Re: Love Sick Gelding With Spotty Appetite - Is That Normal?


Hi Dawn,

Thank you again for your thoughtful insights. I agree with you 100 percent especially after what i observed yesterday. I videotaped her aggression toward him (he was benign as a lamb, no squealing etc.) then went to the barn owners and explained what was happening. That's when they put her in the round pen. It was kind of a perfect storm yesterday. Our regular caregiver had the day off and the once-a-week people heard squealing and assumed it was both of them so he was shut up in his stall (a fact i was not happy about since i am paying extra for the paddock and that is the extent of his world). When i got there I took him out, groomed him, put his boots on and hand walked him...he was fine. Until I put him in his paddock and she began to act out immediately. I talked to the caregiver today. She is keeping them separated and today he finally ate and drank like normal (shew). Fortunately the filly is only temporary at the farm while she is started under saddle. A local trainer sometimes uses our farm to train horses that are not boarded here. There is no open stall for her which is why they are moving her about to different outside enclosures.  There are only 2 stalls with private paddocks. Relevante's and my neighbor who also has a mare that he cares nothing for. They have been closing her stall door and putting this filly in her paddock while she is in the field grazing. I don't feel I'm being unreasonable to in a positive manner let the barn owner know that the caregiver also feels they should be kept separated for his welfare. Your experience and guidance has helped me navigate this on behalf of my boy. If he hadn't begun eating normally today i was going to call the vet. He did have his teeth floated in August and his mouth/teeth were in great shape.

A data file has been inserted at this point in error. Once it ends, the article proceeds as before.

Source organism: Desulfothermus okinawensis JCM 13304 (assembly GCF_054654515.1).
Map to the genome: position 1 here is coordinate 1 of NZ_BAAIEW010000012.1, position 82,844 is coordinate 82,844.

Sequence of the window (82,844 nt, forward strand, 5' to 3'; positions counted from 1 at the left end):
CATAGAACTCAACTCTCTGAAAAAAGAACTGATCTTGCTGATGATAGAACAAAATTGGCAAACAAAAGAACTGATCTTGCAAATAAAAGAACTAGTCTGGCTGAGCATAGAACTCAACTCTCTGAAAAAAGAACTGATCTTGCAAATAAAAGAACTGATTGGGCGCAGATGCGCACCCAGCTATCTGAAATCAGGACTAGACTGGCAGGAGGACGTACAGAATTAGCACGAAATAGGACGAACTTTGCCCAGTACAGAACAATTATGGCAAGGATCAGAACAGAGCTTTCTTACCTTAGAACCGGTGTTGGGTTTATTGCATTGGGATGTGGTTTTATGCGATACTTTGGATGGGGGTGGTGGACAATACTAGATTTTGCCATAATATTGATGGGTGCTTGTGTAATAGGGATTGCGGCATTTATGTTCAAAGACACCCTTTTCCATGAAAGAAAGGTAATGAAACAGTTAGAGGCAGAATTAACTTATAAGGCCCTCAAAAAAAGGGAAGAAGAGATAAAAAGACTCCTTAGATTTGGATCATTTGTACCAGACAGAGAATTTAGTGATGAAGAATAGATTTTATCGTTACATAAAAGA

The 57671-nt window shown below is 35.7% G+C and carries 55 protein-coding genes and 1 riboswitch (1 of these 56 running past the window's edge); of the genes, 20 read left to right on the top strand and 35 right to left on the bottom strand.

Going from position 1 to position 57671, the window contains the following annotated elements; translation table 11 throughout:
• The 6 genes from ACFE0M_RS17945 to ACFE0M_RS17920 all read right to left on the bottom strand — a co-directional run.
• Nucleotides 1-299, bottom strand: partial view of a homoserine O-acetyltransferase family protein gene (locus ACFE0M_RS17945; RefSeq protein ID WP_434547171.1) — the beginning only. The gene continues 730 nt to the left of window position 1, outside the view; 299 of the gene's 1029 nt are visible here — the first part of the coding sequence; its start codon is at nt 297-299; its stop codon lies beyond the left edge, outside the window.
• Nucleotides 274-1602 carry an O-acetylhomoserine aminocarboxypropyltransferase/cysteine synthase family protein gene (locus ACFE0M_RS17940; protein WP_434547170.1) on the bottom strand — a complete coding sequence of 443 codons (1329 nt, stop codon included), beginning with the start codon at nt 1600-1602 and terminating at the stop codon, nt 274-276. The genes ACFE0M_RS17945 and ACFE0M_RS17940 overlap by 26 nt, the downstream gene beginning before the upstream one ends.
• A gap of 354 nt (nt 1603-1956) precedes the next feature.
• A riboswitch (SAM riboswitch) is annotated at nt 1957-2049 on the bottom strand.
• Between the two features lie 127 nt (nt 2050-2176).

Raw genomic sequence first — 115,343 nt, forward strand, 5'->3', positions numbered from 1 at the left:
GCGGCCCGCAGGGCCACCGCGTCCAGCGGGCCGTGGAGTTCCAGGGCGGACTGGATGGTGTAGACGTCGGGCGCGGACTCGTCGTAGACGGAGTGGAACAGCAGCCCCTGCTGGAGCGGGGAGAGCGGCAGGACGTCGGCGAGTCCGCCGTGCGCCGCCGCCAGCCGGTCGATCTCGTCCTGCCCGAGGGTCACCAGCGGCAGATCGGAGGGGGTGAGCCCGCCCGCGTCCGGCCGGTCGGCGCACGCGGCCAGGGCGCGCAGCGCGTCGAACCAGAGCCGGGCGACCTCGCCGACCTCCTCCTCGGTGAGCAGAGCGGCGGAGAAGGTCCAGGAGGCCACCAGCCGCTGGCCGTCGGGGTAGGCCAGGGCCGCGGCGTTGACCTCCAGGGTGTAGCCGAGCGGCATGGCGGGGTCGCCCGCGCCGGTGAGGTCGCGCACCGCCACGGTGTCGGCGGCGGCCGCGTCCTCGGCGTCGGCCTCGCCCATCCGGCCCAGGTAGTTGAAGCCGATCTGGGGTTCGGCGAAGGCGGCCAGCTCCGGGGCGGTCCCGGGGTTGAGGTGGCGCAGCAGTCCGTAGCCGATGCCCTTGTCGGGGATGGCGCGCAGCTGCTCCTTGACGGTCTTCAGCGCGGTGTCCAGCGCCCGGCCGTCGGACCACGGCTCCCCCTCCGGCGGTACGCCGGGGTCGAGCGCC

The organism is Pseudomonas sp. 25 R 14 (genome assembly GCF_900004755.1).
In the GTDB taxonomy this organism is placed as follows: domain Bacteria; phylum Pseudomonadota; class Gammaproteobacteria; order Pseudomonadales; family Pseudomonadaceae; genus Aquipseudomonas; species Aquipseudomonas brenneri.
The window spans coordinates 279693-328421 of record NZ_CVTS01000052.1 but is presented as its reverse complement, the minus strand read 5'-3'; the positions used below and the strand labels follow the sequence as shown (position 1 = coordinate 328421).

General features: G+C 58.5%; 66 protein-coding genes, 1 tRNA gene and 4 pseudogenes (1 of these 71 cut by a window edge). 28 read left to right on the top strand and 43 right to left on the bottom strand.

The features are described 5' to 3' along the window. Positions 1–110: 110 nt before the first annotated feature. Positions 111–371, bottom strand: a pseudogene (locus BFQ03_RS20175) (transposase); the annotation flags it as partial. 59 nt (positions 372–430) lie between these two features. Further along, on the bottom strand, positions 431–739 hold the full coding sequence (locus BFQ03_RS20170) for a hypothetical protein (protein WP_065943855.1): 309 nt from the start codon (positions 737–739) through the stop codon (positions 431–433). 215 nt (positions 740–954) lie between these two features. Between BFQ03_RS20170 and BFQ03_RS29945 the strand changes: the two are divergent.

Beavercreek, Ohio
March 2018
Relevante Case History
Relevante Photo Album


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